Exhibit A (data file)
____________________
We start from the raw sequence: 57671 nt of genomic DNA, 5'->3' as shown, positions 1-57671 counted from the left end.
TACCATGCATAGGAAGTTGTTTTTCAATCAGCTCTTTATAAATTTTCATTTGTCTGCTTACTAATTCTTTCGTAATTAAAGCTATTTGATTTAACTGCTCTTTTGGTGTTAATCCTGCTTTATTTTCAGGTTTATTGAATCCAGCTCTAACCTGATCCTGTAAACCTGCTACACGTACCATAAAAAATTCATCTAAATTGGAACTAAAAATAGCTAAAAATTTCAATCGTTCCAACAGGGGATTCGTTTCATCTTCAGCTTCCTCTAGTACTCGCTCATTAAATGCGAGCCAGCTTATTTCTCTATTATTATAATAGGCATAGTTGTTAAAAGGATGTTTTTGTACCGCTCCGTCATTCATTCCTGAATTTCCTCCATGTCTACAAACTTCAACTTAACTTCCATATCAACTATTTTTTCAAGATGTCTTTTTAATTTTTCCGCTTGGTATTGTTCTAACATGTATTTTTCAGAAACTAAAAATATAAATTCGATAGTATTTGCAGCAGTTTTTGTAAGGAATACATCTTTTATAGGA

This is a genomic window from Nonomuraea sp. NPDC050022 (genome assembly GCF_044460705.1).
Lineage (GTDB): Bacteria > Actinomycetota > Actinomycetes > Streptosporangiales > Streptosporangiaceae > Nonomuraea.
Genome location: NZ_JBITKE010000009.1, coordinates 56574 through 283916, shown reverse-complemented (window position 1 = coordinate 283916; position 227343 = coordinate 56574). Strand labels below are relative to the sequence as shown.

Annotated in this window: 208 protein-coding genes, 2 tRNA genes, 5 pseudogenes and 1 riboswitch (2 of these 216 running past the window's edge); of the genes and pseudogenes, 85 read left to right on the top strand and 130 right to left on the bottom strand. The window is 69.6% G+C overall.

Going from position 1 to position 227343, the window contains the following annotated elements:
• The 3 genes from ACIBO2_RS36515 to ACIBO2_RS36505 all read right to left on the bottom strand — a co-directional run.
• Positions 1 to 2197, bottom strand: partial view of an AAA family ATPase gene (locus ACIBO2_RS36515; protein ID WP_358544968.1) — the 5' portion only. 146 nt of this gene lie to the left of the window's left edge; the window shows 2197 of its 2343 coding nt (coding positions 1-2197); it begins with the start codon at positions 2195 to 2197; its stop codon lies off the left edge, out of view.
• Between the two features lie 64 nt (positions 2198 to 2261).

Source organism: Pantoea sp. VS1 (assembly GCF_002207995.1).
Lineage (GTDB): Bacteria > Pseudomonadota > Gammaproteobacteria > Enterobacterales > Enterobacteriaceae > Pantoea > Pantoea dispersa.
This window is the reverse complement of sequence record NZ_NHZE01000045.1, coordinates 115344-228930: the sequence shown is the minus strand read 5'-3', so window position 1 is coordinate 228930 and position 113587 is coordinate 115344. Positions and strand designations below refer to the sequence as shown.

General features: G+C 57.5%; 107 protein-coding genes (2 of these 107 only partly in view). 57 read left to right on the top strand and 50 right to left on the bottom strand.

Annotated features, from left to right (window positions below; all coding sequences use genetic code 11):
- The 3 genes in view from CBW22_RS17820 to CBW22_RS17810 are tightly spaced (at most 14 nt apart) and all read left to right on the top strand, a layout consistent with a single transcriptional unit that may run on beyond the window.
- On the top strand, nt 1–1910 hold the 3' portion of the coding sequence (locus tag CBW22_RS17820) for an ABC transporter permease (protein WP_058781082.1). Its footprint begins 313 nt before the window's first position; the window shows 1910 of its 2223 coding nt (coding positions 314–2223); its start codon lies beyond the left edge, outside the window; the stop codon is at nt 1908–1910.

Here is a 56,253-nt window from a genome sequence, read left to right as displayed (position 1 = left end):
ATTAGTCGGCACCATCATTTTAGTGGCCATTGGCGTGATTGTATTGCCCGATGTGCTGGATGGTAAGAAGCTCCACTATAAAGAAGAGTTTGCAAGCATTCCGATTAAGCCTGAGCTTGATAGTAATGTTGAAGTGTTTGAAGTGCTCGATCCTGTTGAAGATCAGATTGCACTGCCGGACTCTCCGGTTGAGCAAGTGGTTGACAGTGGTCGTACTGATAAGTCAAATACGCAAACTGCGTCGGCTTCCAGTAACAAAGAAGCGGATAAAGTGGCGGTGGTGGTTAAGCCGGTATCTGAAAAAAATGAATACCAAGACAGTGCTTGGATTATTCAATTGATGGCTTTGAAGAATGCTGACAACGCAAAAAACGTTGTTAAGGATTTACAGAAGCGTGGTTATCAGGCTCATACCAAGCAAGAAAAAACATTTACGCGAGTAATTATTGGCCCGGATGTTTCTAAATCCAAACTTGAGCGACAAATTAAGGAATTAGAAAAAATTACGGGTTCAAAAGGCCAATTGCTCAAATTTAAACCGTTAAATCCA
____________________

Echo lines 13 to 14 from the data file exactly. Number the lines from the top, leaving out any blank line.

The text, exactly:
This window is the reverse complement of sequence record NZ_NHZE01000045.1, coordinates 115344-228930: the sequence shown is the minus strand read 5'-3', so window position 1 is coordinate 228930 and position 113587 is coordinate 115344. Positions and strand designations below refer to the sequence as shown.

General features: G+C 57.5%; 107 protein-coding genes (2 of these 107 only partly in view). 57 read left to right on the top strand and 50 right to left on the bottom strand.